2006 Police Federation Conference – LACKING IN ANTI RACISM

October 20, 2006

Delegates at this year’s Police Federation Conference in Bournemouth witnessed probably the most profound and important issues being both discussed and presented in recent times. From the Chair’s address to the response from the new Home Secretary, Dr Reid.

From the motions considering extending the family of the Police Federation to the debate about “workforce modernisation” to the issues surrounding the possibility of amending section 3 of the Criminal Justice Act to provide an indemnity to those firearms officers who use reasonable force to nullify the threat of an offender in circumstances where the offender is fatally killed.

From the debate about science and how it can help provide reconstructive evidence which supports the honest views and observations of those colleagues caught up in the stresses that such incidents may cause, there was one theme which focussed all of these debates and one theme only: the office of Constable and the uniqueness of policing as a profession.

The conference viewed the recent bold moves by Government ministers to modernise the police service in to a model that of “effectiveness” and “efficiency.” Dr Reid suggested that those that had intimated that the police service was the last unreformed public sector institution did not understand policing. Conference stated clearly that the development of a two-tier service was compromising the delivery of 24/7 policing, and even when prolific offenders were placed before courts, little action was taken, only to leave these offenders to commit crime again. The message from conference to the Home Secretary was clear, please get you own house in order first. The new Home Secretary listened attentively on.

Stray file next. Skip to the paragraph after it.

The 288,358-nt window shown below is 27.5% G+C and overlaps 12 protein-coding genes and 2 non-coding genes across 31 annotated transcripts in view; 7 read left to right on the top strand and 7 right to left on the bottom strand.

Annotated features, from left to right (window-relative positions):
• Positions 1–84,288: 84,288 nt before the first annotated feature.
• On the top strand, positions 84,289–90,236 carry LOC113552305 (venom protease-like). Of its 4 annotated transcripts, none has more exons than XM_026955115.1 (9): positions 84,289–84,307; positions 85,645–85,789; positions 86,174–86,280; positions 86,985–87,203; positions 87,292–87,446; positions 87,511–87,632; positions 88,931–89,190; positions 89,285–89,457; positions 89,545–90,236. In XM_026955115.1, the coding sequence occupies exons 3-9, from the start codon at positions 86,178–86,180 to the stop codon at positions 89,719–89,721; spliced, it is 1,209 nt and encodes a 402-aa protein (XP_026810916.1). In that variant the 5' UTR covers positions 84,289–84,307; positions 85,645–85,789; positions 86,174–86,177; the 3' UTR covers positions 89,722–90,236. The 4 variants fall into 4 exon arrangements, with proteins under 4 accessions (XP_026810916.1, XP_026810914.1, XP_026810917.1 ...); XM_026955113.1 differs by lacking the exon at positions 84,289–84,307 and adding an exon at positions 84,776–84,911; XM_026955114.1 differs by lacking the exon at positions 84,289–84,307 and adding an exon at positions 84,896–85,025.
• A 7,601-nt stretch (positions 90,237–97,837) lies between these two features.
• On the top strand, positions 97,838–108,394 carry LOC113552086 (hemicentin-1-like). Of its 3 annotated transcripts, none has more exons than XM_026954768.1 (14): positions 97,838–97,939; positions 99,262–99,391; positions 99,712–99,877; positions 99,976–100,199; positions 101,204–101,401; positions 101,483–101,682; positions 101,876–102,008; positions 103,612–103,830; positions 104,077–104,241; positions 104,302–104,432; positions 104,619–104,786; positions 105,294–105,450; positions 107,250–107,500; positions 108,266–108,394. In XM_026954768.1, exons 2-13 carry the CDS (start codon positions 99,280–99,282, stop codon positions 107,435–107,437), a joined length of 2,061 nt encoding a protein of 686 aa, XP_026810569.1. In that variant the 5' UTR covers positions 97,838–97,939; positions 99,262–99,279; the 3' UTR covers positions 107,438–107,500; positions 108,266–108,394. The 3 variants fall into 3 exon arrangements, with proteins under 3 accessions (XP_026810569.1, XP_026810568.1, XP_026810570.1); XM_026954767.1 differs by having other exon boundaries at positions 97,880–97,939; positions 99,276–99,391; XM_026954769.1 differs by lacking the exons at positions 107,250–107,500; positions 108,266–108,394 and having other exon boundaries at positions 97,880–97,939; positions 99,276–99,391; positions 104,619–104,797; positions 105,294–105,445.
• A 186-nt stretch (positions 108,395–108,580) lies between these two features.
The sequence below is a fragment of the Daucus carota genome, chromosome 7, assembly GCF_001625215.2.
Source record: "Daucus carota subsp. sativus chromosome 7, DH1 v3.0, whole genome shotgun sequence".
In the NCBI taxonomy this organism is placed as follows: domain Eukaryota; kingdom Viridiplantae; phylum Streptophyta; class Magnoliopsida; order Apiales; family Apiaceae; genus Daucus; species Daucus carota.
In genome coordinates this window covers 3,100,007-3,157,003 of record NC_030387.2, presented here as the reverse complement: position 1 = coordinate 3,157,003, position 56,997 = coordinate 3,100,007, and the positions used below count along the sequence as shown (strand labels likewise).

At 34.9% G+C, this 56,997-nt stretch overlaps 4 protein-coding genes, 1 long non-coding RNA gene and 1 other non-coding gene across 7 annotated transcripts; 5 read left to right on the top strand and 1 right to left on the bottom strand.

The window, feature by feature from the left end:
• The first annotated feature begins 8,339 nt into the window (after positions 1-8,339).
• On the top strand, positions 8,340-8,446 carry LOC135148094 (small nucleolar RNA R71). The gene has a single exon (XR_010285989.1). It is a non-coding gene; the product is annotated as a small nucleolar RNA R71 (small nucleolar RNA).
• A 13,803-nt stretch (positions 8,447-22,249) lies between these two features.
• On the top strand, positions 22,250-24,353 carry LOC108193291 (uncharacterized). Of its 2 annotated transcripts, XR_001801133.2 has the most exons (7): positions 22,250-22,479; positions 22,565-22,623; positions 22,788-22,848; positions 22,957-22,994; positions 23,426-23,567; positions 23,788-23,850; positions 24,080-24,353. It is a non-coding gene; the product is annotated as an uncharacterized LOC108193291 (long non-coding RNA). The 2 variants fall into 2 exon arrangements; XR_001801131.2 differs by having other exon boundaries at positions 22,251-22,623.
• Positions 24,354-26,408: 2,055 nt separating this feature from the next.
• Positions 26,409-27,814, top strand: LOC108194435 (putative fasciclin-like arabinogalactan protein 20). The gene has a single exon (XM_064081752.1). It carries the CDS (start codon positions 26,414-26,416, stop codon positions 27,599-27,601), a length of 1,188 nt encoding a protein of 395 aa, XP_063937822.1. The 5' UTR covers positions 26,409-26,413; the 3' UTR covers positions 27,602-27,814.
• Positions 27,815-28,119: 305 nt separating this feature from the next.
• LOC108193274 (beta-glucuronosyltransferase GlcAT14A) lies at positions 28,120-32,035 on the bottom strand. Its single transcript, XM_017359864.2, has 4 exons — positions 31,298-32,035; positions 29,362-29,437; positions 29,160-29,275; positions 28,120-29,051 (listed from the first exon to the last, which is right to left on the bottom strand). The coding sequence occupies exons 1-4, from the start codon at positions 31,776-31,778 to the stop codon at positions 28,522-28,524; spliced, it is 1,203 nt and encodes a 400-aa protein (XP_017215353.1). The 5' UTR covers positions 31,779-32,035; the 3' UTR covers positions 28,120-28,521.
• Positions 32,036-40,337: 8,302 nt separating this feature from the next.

Whilst the Home Secretary’s views and acknowledgement of the incompetence within the Home Office caused murmurs and ripples in the corridors at Bournemouth amongst Senior Civil servants present, Dr Reid’s position was realistic and honest. A separate lecture by a Professor from Keele University made it categorically clear that there was one aim in the minds of reformists. And this aim did not necessarily mean a better police service, some reform appeared to merely mimic a cost cutting exercise and did not mean that the public will get the same level of good service that it currently gets or even a better service. On the contrary there were genuine fears that Home Office reform and beaurocracy would reduce sworn police officer numbers by 25,000 officers; and this revelation received wide and damming media coverage the following day.

The IPCC and Nick Hardwicke received a hard time as the rank and file showed their discontent in the manner in which the IPCC conducted some of their investigations and published their findings, in particular in relation to the Stanley case and the impact this had on two firearms officers. The IPCC report had left an open question mark over the integrity of the two officers and this was as a result of some of the words the IPCC had used when referring to the fact that the officer’s completed their notes together. Although the officers are now fully exonerated the words used in the IPCC report did not reflect a complete exoneration. The presumption that officer’s involved in fatal shooting incidents are automatically treated as suspects was put before Leicestershire’s DCC. (Perhaps there is learning for all Professional Standards departments). And his position was clear and appropriate for the IPCC; he intimated that the issue of joint note taking might well have been better placed by the IPCC in another arena and not this report.